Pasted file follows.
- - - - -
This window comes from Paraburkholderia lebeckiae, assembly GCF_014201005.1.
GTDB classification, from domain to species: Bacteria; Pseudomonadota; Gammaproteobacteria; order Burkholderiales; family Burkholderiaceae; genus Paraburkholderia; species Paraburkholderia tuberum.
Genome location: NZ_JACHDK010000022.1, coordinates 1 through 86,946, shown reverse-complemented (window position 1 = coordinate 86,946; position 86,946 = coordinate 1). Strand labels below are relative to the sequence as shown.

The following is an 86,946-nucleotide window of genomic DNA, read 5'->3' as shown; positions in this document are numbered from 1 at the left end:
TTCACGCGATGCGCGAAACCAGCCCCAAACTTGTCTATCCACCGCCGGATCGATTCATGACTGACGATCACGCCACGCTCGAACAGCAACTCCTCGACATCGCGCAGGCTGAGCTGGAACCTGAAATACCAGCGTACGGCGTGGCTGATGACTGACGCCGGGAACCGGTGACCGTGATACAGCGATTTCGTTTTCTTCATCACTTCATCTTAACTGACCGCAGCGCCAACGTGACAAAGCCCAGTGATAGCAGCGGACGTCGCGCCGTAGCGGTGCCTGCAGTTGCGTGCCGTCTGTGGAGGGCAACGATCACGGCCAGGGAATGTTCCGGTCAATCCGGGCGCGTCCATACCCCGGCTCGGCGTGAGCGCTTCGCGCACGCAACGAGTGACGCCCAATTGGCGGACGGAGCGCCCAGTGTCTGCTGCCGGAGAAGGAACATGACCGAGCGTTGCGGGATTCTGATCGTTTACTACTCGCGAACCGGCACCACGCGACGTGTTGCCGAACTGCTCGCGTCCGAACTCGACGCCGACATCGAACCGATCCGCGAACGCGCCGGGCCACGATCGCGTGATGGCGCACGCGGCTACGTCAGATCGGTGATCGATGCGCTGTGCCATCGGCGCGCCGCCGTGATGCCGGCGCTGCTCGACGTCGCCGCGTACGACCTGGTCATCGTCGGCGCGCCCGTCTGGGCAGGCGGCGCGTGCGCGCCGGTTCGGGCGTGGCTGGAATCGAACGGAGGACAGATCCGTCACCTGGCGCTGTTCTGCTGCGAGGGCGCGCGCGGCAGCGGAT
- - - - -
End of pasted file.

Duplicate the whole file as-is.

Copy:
This window comes from Paraburkholderia lebeckiae, assembly GCF_014201005.1.
GTDB classification, from domain to species: Bacteria; Pseudomonadota; Gammaproteobacteria; order Burkholderiales; family Burkholderiaceae; genus Paraburkholderia; species Paraburkholderia tuberum.
Genome location: NZ_JACHDK010000022.1, coordinates 1 through 86,946, shown reverse-complemented (window position 1 = coordinate 86,946; position 86,946 = coordinate 1). Strand labels below are relative to the sequence as shown.

The following is an 86,946-nucleotide window of genomic DNA, read 5'->3' as shown; positions in this document are numbered from 1 at the left end:
TTCACGCGATGCGCGAAACCAGCCCCAAACTTGTCTATCCACCGCCGGATCGATTCATGACTGACGATCACGCCACGCTCGAACAGCAACTCCTCGACATCGCGCAGGCTGAGCTGGAACCTGAAATACCAGCGTACGGCGTGGCTGATGACTGACGCCGGGAACCGGTGACCGTGATACAGCGATTTCGTTTTCTTCATCACTTCATCTTAACTGACCGCAGCGCCAACGTGACAAAGCCCAGTGATAGCAGCGGACGTCGCGCCGTAGCGGTGCCTGCAGTTGCGTGCCGTCTGTGGAGGGCAACGATCACGGCCAGGGAATGTTCCGGTCAATCCGGGCGCGTCCATACCCCGGCTCGGCGTGAGCGCTTCGCGCACGCAACGAGTGACGCCCAATTGGCGGACGGAGCGCCCAGTGTCTGCTGCCGGAGAAGGAACATGACCGAGCGTTGCGGGATTCTGATCGTTTACTACTCGCGAACCGGCACCACGCGACGTGTTGCCGAACTGCTCGCGTCCGAACTCGACGCCGACATCGAACCGATCCGCGAACGCGCCGGGCCACGATCGCGTGATGGCGCACGCGGCTACGTCAGATCGGTGATCGATGCGCTGTGCCATCGGCGCGCCGCCGTGATGCCGGCGCTGCTCGACGTCGCCGCGTACGACCTGGTCATCGTCGGCGCGCCCGTCTGGGCAGGCGGCGCGTGCGCGCCGGTTCGGGCGTGGCTGGAATCGAACGGAGGACAGATCCGTCACCTGGCGCTGTTCTGCTGCGAGGGCGCGCGCGGCAGCGGAT